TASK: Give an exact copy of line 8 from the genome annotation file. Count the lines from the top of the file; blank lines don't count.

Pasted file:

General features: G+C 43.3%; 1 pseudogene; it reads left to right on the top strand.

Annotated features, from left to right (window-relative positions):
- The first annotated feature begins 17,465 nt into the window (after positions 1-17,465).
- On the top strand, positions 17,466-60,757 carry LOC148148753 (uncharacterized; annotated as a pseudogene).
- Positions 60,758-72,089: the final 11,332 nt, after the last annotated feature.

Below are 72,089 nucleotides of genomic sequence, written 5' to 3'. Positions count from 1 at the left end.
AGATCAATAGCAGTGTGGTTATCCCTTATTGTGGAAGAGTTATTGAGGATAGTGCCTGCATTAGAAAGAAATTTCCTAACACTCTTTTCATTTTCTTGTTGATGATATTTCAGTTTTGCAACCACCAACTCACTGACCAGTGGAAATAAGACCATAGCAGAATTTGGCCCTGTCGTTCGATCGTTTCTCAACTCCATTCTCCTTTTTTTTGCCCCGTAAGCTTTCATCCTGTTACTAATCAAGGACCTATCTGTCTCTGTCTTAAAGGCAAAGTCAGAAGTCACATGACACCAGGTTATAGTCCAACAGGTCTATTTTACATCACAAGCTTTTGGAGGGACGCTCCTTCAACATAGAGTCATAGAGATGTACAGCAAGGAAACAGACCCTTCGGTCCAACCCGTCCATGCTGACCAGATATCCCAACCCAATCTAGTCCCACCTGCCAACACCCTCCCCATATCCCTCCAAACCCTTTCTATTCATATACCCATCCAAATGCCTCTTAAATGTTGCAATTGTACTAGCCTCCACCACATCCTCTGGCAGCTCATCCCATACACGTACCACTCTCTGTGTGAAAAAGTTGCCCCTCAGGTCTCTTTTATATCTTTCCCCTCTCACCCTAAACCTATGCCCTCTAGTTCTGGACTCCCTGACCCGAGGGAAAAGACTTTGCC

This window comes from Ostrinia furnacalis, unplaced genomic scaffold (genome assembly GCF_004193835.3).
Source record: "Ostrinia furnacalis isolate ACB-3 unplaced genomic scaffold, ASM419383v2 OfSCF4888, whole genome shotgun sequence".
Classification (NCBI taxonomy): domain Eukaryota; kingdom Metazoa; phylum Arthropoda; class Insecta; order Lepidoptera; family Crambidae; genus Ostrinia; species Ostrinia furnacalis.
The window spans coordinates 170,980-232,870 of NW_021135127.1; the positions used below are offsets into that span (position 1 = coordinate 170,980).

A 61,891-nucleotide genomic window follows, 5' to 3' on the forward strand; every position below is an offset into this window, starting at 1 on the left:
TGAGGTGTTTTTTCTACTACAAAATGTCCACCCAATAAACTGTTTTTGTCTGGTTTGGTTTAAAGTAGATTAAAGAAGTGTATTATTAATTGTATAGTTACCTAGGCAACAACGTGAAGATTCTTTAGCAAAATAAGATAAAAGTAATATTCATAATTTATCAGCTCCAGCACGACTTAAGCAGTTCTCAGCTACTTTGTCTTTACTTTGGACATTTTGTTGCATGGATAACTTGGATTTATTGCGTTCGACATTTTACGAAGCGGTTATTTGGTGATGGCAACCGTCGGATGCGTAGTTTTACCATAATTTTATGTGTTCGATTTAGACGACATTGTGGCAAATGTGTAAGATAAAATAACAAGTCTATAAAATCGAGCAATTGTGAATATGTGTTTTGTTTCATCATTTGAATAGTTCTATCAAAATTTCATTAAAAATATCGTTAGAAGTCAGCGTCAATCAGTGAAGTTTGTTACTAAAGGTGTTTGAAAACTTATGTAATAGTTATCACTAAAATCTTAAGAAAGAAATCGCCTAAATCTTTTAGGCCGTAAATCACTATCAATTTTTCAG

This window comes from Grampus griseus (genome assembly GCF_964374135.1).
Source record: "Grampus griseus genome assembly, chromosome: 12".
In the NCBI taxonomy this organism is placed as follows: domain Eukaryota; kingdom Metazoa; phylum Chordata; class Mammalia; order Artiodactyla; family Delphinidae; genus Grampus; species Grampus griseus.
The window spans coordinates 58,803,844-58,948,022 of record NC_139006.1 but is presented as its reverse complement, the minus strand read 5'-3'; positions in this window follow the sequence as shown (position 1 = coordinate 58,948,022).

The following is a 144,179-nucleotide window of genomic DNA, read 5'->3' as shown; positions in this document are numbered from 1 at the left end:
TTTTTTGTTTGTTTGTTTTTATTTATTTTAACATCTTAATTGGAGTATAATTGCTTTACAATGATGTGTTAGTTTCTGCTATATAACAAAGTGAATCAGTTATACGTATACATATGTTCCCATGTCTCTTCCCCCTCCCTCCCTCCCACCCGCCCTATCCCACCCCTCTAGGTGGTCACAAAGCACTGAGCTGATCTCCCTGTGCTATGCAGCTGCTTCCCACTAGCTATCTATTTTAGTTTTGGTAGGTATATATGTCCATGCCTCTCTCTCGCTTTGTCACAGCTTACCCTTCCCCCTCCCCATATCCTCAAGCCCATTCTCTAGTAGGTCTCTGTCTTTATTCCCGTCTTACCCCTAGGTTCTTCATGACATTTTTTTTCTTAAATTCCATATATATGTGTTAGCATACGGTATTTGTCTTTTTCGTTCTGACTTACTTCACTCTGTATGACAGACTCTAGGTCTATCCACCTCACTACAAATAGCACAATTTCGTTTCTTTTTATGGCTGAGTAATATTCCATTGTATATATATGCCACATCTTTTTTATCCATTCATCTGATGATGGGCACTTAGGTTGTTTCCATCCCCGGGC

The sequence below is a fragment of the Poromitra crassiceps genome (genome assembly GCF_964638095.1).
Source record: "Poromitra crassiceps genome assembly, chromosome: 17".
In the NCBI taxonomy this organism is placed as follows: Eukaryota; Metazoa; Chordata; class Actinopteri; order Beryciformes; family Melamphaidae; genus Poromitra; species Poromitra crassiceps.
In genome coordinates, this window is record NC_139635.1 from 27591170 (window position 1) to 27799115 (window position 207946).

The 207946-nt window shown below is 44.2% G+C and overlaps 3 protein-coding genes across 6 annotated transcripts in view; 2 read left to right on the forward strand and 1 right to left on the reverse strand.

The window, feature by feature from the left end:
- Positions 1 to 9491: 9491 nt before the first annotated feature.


This window comes from Ostrinia furnacalis, unplaced genomic scaffold (genome assembly GCF_004193835.3).